If you’ve had coronavirus and found your symptoms lasting 4 weeks or longer, or the appearance of new, troubling symptoms after having coronavirus, you might have long COVID. But what is long COVID? And when will I get better? Below we’ll answer the most frequently asked questions on the long-term effects of coronavirus.

Long COVID FAQ

What is long COVID?

Long COVID is a term used to describe the symptoms that remain or occur after a person has recovered from coronavirus infection. It may also be referred to as “post-COVID-19 syndrome.”

While most people tend to recover from COVID within a few days or weeks of catching the virus, for some, it takes a little longer than that. Some people are reporting feeling unwell with continuing symptoms or even the appearance of new ones. And it is this continuing experience of feeling ill that has been called long COVID.

What are the symptoms of long COVID?

If you have had coronavirus and are still not feeling 100% okay over 4 weeks, you may have long COVID. Here are some of the symptoms that you may be experiencing*:

  • Fatigue or unusual tiredness
  • Chest pains or a tightness in the chest area
  • Brain fog or memory problems
  • Trouble concentrating
  • Shortness of breath
  • Heart palpitations or an unusual heartbeat
  • Feeling dizzy
  • Joint pain
  • Depression, anxiety, or other mental health issues
  • Pins and needles
  • Tinnitus
  • Earaches
  • Gastrointestinal issues (feeling physically sick, diarrhea, loss of appetite)
  • Ongoing or reoccurring temperature
  • A rash

This list is not exhaustive. As a novel virus, new information is discovered all the time. So, if you have some unexplained symptoms, please bring them to the attention of your doctor.

Is there any connection between the severity of my illness and long COVID?

Unfortunately, there has been no connection established between the appearance of long COVID and the intensity of initial symptoms to date. Some people who initially only had mild symptoms report ongoing complications. As do those who had a more severe form of COVID originally.

Will the vaccine help my long COVID?

Although it is still early days, there is evidence to suggest that receiving a coronavirus vaccine may help alleviate the symptoms of long COVID. The initial study, which is still to be peer-reviewed, suggests, that when surveyed, out of all 812 people participating in the study:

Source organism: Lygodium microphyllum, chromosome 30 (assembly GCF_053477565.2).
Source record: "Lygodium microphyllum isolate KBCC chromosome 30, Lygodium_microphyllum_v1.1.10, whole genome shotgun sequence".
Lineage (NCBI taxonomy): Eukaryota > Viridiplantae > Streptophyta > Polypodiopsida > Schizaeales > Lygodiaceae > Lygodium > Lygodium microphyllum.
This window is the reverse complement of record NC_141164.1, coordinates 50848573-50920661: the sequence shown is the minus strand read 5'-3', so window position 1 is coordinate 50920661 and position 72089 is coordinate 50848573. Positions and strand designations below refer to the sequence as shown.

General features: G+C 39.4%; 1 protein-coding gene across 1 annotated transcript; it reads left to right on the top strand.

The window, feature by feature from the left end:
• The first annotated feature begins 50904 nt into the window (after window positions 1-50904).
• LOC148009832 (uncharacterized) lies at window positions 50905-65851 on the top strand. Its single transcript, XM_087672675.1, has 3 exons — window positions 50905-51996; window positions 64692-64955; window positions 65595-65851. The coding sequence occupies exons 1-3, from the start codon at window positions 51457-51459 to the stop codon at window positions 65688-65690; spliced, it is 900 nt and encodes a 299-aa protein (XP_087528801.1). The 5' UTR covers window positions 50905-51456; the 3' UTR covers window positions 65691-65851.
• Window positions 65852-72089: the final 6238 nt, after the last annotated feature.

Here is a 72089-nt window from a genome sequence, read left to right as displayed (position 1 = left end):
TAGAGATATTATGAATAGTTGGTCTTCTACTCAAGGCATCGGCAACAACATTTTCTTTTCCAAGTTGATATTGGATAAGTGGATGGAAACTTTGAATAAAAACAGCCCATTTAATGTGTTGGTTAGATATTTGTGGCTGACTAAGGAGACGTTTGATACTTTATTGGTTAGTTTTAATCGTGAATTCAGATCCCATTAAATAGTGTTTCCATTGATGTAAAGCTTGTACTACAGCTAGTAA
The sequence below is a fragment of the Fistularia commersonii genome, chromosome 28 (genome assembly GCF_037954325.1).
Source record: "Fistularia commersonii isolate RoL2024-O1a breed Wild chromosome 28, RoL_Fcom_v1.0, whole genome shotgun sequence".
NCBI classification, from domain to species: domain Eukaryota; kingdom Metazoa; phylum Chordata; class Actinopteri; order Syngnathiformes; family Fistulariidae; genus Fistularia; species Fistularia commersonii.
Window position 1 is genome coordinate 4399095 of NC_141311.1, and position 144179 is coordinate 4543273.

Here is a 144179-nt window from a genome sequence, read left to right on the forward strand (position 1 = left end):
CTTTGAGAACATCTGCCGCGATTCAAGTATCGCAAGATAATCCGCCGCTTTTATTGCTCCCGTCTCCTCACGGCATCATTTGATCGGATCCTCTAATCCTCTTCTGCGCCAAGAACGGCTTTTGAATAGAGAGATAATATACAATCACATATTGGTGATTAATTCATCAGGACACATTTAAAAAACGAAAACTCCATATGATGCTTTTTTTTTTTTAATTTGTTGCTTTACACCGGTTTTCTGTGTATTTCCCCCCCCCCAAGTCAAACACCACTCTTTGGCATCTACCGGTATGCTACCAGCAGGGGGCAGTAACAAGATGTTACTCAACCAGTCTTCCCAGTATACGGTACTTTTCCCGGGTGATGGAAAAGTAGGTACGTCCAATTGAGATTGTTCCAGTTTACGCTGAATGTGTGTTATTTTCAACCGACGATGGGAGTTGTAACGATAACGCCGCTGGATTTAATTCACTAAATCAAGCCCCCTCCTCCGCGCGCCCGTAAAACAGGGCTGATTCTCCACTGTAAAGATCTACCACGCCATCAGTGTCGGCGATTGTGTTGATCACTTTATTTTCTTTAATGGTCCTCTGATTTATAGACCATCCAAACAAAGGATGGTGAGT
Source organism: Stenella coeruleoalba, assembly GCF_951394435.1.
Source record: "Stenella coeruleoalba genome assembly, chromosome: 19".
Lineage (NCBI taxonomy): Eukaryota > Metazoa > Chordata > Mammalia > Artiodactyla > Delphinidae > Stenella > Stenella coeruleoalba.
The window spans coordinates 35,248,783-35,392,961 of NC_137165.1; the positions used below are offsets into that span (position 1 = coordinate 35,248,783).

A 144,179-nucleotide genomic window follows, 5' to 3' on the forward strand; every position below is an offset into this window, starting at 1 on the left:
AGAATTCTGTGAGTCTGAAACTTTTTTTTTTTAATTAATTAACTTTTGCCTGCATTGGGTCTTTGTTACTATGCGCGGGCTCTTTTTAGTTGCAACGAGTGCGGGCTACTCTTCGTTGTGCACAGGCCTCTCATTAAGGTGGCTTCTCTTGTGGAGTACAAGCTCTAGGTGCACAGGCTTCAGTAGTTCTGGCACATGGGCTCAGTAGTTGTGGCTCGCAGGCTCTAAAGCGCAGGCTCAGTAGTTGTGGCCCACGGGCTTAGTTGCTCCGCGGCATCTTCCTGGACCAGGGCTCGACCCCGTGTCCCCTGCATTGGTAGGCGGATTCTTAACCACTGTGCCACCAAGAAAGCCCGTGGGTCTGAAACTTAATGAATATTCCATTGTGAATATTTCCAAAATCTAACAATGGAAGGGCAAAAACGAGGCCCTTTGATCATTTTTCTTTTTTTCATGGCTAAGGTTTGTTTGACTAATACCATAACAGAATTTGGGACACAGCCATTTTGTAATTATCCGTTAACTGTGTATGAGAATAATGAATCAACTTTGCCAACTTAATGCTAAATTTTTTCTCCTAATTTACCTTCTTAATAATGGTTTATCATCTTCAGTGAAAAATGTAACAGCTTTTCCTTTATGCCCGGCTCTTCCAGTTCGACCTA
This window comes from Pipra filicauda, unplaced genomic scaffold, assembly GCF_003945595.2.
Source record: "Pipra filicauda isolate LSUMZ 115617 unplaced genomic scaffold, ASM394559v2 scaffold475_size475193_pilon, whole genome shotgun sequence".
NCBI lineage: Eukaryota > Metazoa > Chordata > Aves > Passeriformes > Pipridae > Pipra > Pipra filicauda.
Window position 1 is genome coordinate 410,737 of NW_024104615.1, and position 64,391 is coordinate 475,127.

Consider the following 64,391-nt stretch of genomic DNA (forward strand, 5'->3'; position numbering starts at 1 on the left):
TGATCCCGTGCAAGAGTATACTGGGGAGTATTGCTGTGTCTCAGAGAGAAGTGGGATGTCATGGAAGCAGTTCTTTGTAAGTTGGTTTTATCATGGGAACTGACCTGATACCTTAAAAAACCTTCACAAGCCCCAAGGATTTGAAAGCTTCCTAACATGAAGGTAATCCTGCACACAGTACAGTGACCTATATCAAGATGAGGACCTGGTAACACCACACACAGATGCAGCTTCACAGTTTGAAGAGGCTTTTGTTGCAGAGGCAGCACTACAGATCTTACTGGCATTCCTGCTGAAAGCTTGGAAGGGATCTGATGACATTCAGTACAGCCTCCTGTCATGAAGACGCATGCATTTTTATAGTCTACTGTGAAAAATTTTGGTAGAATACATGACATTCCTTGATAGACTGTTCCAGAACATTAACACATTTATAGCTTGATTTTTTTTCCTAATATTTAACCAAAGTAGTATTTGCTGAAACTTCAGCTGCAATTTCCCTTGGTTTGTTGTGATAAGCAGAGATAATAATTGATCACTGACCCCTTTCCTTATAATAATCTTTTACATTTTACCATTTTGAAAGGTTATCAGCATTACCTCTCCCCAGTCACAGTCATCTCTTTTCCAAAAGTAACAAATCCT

• 56.7% felt an overall improvement in their symptoms
  • 24.6% felt there was no change
  • 18.7% felt some deterioration

As research continues, more evidence will be available to determine the precise role of the vaccine in long COVID symptoms.

I think I have long COVID, what should I do?

Wondering “how long does COVID last?” and “when exactly does it become long COVID?” If your symptoms seem to be hanging around after 4 weeks, it’s time to call your doctor. They will talk you through the next steps in managing your illness and let you know if anything needs to be done. You may need to attend an appointment, have some blood tests done, your blood pressure checked, or even have a chest X-ray. However, this will be at the digression of you and your healthcare team.

What support can I get for long COVID?

Living with long COVID can be a challenge, and you should not suffer alone. The symptoms you are experiencing are real, and they can have a significant impact on your life. If you find they are interfering with your ability to lead a regular life, please contact your healthcare team for support. They may offer rehabilitation services or other care to help you with your symptoms.

What else do I need to know about ongoing coronavirus symptoms?

Note that coronavirus and long COVID are very new illnesses, and we do not know everything about them at this moment. As more information becomes available, the medical community will be better able to help you manage your illness or any ongoing symptoms you are experiencing. Stay tuned for further updates.

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